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Amtrak’s Wolverine debuts quiet car on Chicago-to-Michigan trips

Amtrak's Wolverine heads west through Galesburg Mich. 2011. | AP Photo/Kalamazoo Gazette Scott Harmsen

Amtrak's Wolverine heads west through Galesburg, Mich., in 2011. | AP Photo/Kalamazoo Gazette, Scott Harmsen

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Updated: September 20, 2013 6:28AM

Two Chicagoans who regularly take Amtrak’s Wolverine line to see family in Michigan welcome the new “quiet car” service that debuts Monday so they can travel in peace and get work done.

Passengers on the quiet car use no cellphones or loud electronics and keep conversation low and to a minimum. The quiet car is first-come, first-served on the Wolverine’s three weekday round-trip rides.

“I would really enjoy a quiet car,” said Andy Crosby, 32, a Pilsen resident and doctoral student at the University of Illinois at Chicago.

Crosby, who grew up in Stanton, Mich., about 50 miles northeast of Grand Rapids, travels the Wolverine service at least once a month. He visits relatives and spent four weeks this summer at a seminar at the University of Michigan at Ann Arbor.

He prefers the train to a Megabus because the train has more elbow room to set up a laptop and his classwork materials.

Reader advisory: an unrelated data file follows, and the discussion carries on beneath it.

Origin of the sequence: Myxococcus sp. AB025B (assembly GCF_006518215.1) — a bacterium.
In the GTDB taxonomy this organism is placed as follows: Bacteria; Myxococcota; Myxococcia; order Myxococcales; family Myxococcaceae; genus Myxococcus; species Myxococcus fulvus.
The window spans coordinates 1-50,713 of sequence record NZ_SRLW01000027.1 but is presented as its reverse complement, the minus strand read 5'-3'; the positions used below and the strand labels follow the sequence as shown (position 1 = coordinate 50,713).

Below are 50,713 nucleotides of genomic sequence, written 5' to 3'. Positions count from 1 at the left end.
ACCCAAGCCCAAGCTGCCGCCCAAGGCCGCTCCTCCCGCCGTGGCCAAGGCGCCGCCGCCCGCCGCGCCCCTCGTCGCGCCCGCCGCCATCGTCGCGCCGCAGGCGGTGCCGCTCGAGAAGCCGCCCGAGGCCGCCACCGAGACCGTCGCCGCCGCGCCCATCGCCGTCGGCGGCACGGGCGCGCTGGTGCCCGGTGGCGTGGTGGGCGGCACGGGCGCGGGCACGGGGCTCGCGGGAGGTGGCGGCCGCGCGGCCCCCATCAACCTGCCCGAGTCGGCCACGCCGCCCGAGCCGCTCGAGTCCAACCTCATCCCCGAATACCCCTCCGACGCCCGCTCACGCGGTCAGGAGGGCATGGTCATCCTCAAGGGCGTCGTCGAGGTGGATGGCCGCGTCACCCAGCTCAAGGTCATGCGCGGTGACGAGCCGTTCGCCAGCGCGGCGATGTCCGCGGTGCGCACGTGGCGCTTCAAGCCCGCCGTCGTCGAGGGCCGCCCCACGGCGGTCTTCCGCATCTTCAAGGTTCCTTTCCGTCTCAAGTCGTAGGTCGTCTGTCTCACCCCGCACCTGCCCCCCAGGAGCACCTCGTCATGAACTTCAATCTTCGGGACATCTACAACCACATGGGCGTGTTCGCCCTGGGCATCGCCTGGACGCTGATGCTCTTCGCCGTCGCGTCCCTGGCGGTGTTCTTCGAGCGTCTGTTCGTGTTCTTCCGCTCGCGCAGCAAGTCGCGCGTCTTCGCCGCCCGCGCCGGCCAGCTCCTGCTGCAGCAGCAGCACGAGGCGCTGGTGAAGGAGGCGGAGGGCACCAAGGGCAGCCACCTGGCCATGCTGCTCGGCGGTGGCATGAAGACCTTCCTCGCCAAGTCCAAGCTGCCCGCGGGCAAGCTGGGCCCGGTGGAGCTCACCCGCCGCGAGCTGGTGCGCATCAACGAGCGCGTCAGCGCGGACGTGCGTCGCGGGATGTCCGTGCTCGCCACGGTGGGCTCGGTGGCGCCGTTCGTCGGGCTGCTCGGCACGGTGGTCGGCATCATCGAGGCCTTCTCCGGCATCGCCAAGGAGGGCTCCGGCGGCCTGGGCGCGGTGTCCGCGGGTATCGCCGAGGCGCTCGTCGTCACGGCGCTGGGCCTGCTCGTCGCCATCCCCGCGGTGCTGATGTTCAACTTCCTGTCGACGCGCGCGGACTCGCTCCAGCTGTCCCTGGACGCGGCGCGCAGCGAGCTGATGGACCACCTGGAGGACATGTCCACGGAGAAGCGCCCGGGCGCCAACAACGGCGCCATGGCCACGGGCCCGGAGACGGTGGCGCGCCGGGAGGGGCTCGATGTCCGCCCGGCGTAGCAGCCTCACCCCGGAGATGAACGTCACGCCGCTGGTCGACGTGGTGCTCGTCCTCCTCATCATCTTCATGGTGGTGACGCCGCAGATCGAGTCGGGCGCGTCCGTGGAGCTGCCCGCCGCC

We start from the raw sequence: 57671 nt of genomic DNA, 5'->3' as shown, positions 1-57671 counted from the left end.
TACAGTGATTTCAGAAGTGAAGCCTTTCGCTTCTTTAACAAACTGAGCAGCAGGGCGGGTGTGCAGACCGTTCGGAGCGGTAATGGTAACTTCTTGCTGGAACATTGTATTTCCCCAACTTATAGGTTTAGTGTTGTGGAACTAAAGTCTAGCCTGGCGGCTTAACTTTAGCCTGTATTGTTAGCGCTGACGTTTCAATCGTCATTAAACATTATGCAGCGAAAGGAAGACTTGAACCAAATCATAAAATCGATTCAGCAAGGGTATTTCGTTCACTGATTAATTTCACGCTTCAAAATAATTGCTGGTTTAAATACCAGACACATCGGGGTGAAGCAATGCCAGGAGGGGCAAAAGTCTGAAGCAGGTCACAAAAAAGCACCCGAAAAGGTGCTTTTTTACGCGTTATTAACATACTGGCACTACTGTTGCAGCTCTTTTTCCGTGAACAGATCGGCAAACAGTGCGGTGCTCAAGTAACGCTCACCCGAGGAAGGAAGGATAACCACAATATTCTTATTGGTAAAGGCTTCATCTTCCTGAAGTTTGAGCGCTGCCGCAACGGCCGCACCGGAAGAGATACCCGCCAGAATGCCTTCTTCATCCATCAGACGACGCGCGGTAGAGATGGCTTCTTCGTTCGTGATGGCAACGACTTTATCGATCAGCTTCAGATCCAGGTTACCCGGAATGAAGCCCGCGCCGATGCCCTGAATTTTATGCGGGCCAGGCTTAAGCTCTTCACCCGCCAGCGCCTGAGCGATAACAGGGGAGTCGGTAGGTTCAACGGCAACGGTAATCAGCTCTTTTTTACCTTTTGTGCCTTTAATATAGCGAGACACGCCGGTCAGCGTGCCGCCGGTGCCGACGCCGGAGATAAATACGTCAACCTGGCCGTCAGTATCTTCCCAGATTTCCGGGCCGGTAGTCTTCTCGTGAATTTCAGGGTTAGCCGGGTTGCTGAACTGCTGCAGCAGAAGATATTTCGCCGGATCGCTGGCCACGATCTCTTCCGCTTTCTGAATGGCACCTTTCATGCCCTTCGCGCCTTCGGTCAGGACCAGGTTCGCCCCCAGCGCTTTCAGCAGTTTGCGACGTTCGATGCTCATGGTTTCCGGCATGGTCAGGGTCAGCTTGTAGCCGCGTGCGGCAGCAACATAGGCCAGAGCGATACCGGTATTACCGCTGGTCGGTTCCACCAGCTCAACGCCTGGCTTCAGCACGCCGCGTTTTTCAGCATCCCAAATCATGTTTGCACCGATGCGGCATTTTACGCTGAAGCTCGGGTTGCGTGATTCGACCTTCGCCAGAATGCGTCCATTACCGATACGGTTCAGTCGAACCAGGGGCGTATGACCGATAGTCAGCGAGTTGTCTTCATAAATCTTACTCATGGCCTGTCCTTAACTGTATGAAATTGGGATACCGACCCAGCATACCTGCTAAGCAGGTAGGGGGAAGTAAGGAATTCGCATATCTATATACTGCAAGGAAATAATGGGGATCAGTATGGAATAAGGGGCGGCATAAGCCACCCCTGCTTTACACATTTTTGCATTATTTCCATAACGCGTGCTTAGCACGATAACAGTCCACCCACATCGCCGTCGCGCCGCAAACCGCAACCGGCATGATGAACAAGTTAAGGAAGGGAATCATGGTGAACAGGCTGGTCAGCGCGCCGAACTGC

“I can plug in my computer and get a lot of work done,” said Crosby, who faces three comprehensive exams in October before he can start his dissertation in public finance. “It is nice to have quiet to do that. If I want to have a phone conversation, I can always go to the café car.”

The quiet car is at the opposite end of the train from the café car to keep noise down, according to an Amtrak press release.

Ryan Griffin-Stegink, a 26-year-old Lake View resident who works in communications at the Metropolitan Planning Council, takes the Wolverine line five to 10 times a year to his hometown of Kalamazoo, Mich.

“It will be nice to have the service in coach,” said Griffin-Stegink, who often pays extra to ride business class for the quieter environment. The round-trip ticket costs him $40 round-trip, compared with $140 for business class.

“I prefer to read or listen to music,” he said. “Coach can be busy and bustling, especially in the afternoon as people talk a lot or start to party for the weekend.”

Other commuters want the same, the train operators say.

“Many of our passengers are telling us they use their train trip to unwind, read or catch up on their sleep,” said Amtrak Central Division General Superintendent Tom Connolly in a statement. “They can’t do that as well when the rest of the car is buzzing and ringing with calls home and to the office.”

The line’s ridership is up nearly 6 percent in the 10 months through July, topping 421,000, Amtrak said.

The only other Amtrak corridor in the Midwest with quiet car service is the Hiawatha line between Chicago and Milwaukee, which has operated for eight years.

Amtrak also runs quiet cars on select lines in California and New York.


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